Rep. Markwayne Mullin (R, OK-2), who has represented eastern Oklahoma since the 2012 elections, has been considered a potential statewide candidate for some time, and ran for the seat. Mullin fell under 50% in the primary, but still was comfortably ahead of former state House Speaker T. W. Shannon. Either would be the first Native American to serve in the Senate since Colorado’s Ben Nighthorse Campbell, a Democrat-turned-Republican who retired in 2004.
Former Rep. Kendra Horn (D, OK-5) was unopposed for the Democratic nomination in the special election — she joins a few other since-defeated Democrats from the 2018 class who have mounted uphill statewide bids this cycle (Joe Cunningham in South Carolina and Abby Finkenauer in Iowa are other examples). Though the Democratic primary for the other seat is going to a runoff, Madison Horn placed first in last night’s contest, so Democrats may nominate Horns for both seats (they are not related).
Sen. Mike Lee (R-UT) comfortably won renomination, although he did show a little bit of weakness, winning 62% in a 3-candidate field. Unlike in many other Republican primaries, Lee’s primary opposition came not from the right, but from the center, in a state that is deeply Republican but also somewhat suspicious of Donald Trump compared to previous Republican leaders. Lee, a one-time Trump critic himself, became a strong supporter of the now-former president. The 2-term senator faces an unusual challenge from an independent, Evan McMullin, who persuaded Democrats not to run a candidate in the general election. We recently switched the race from Safe Republican to Likely Republican — a rating that still indicates we see Lee as a considerable favorite even as we are a bit intrigued by what McMullin is trying to do.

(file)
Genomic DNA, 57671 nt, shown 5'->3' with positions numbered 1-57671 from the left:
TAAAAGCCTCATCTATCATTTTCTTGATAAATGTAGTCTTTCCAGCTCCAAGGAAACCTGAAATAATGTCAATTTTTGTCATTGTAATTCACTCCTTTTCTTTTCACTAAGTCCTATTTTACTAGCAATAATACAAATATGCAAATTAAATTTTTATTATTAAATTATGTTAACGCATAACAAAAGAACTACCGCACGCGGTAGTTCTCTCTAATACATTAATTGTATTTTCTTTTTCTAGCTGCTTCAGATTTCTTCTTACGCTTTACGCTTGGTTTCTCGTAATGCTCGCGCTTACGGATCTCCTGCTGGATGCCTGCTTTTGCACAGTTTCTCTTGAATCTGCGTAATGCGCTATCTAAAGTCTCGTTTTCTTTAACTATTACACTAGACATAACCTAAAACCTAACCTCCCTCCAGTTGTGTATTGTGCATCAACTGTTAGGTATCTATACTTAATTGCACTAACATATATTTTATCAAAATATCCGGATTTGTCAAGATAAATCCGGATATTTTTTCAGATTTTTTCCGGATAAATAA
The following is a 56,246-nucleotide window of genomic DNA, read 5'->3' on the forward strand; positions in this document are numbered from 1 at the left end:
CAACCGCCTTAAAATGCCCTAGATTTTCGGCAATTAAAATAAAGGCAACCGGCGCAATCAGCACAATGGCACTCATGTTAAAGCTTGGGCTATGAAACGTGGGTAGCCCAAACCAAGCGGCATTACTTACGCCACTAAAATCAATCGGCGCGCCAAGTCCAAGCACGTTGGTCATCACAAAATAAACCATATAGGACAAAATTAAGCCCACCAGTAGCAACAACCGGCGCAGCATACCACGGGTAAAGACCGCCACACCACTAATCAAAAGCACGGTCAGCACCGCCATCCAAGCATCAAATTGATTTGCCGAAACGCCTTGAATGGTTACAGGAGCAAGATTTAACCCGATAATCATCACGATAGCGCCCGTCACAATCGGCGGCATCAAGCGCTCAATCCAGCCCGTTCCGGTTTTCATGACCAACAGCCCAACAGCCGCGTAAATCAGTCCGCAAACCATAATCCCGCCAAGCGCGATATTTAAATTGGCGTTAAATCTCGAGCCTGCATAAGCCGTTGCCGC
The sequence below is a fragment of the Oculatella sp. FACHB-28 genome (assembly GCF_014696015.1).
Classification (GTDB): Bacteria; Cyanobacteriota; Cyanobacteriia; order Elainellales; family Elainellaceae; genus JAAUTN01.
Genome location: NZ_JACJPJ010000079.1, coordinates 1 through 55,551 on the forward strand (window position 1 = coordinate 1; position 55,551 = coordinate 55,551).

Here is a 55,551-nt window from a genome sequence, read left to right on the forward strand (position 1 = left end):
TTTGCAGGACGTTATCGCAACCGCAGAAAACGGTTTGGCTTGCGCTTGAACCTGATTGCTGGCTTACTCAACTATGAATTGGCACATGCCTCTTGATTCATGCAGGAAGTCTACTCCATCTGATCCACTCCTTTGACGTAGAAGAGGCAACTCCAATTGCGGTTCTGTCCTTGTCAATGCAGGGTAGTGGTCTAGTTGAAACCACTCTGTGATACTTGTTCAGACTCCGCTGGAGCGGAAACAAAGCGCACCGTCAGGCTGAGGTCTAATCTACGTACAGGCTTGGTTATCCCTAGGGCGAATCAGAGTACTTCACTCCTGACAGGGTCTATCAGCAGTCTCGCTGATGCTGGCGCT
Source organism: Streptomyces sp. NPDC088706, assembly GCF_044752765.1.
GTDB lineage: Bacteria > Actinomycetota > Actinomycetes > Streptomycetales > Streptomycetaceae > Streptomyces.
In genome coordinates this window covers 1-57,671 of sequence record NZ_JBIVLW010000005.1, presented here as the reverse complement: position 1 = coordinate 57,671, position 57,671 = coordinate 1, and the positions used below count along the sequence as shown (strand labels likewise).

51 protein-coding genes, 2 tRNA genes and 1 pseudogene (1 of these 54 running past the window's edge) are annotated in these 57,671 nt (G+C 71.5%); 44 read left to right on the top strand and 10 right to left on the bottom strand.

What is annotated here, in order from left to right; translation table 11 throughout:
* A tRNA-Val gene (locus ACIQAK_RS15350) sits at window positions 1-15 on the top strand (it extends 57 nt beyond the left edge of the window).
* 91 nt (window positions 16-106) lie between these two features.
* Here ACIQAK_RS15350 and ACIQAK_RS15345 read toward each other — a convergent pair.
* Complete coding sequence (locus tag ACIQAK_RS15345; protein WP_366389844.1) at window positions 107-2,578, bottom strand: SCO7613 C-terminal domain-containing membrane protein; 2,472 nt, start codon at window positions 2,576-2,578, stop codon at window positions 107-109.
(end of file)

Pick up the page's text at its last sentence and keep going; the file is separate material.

To have any chance of winning, McMullin will likely have to win a lot of these Republican primary voters who didn’t back Lee in the primary. Lee’s weakest performance came in the state’s biggest county, Salt Lake: based on results as of Wednesday morning, Lee only got about 50% there. Joe Biden won Salt Lake County by 11 points in 2020 while losing the state 57%-37% to Trump; presumably, McMullin will need to do way better than that in the county to really push Lee.
Utah’s 4 Republican incumbent House members were all renominated without incident, and none of their districts are drawn to be competitive in the fall.